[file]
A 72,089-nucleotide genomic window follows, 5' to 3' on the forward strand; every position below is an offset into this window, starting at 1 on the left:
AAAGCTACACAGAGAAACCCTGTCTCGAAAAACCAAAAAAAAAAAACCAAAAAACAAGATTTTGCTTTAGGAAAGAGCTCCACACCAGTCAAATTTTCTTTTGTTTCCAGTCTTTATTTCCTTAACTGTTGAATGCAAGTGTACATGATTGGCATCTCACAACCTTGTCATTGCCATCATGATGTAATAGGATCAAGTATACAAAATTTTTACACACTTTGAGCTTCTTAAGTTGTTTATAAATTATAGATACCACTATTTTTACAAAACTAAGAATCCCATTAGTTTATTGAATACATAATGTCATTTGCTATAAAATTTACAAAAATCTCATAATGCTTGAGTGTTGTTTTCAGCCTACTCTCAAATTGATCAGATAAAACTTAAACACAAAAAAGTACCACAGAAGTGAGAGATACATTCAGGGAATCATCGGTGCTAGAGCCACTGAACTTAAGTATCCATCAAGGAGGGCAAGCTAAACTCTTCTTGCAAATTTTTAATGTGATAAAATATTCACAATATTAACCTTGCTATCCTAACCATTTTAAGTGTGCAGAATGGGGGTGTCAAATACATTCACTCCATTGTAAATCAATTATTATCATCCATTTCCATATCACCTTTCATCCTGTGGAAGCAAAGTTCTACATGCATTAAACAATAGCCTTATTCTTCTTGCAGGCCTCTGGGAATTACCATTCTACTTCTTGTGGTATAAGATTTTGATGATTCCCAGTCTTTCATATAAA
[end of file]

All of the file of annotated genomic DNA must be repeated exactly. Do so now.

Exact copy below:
A 72,089-nucleotide genomic window follows, 5' to 3' on the forward strand; every position below is an offset into this window, starting at 1 on the left:
AAAGCTACACAGAGAAACCCTGTCTCGAAAAACCAAAAAAAAAAAACCAAAAAACAAGATTTTGCTTTAGGAAAGAGCTCCACACCAGTCAAATTTTCTTTTGTTTCCAGTCTTTATTTCCTTAACTGTTGAATGCAAGTGTACATGATTGGCATCTCACAACCTTGTCATTGCCATCATGATGTAATAGGATCAAGTATACAAAATTTTTACACACTTTGAGCTTCTTAAGTTGTTTATAAATTATAGATACCACTATTTTTACAAAACTAAGAATCCCATTAGTTTATTGAATACATAATGTCATTTGCTATAAAATTTACAAAAATCTCATAATGCTTGAGTGTTGTTTTCAGCCTACTCTCAAATTGATCAGATAAAACTTAAACACAAAAAAGTACCACAGAAGTGAGAGATACATTCAGGGAATCATCGGTGCTAGAGCCACTGAACTTAAGTATCCATCAAGGAGGGCAAGCTAAACTCTTCTTGCAAATTTTTAATGTGATAAAATATTCACAATATTAACCTTGCTATCCTAACCATTTTAAGTGTGCAGAATGGGGGTGTCAAATACATTCACTCCATTGTAAATCAATTATTATCATCCATTTCCATATCACCTTTCATCCTGTGGAAGCAAAGTTCTACATGCATTAAACAATAGCCTTATTCTTCTTGCAGGCCTCTGGGAATTACCATTCTACTTCTTGTGGTATAAGATTTTGATGATTCCCAGTCTTTCATATAAA